What Doesn’t Count
Two or More Opponents Playing the Ball
If the receiver knocks the ball to a teammate who then accidentally plays it on their ground, into the net, or out of bounds, the ball will not be considered an ace.
Aces should be an indication of the server’s skill, but multiple opponents playing the ball suggest the point was more about the errors on the other team.
Scoring From the Return
If the opponents successfully receive the serve by returning it over the net and the server spikes it back to score a point, they will not get the ace, even though they gain a point.
Types of Volleyball Ace
There are two main types of volleyball aces.
The direct ace is the most simple and obvious. It’s also difficult to pull off. A direct ace occurs when the ball hits the opponent’s side of the court without touching any of their players.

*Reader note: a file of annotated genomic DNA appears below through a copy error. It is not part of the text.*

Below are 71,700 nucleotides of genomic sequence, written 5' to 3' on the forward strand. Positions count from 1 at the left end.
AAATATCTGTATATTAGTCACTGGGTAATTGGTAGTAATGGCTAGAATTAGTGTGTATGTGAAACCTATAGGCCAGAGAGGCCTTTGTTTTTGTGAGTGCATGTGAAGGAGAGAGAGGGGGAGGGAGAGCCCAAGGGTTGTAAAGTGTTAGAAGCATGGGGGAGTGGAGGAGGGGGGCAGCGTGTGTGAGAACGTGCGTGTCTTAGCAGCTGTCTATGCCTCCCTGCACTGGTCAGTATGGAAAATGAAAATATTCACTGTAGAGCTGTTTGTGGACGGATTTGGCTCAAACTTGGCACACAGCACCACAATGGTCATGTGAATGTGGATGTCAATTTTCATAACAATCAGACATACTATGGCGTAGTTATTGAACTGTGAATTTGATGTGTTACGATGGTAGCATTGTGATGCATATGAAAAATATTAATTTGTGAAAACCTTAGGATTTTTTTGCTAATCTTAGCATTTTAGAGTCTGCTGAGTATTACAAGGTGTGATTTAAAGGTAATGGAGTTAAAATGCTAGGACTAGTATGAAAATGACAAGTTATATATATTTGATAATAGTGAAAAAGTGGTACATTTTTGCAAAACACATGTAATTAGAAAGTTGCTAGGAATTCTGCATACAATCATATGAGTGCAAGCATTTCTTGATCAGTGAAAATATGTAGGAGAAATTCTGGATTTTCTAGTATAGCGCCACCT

Service that bounces off the net before landing on their court also counts as a direct ace since the ball didn’t touch any other player.
Aces from rotational faults will also fall within this category.
The indirect ace occurs when a player from the opposing team contacts the ball before sending it out of bounds, playing it against their ground, or committing a violation.
So long as there’s one legal contact before scoring the ace, it can be considered indirect.
Both kinds of aces are equally impressive and valuable.
Types of Service in Volleyball
The first step to becoming better at making aces is to determine what type of service you’re good at and which one is best for any given situation.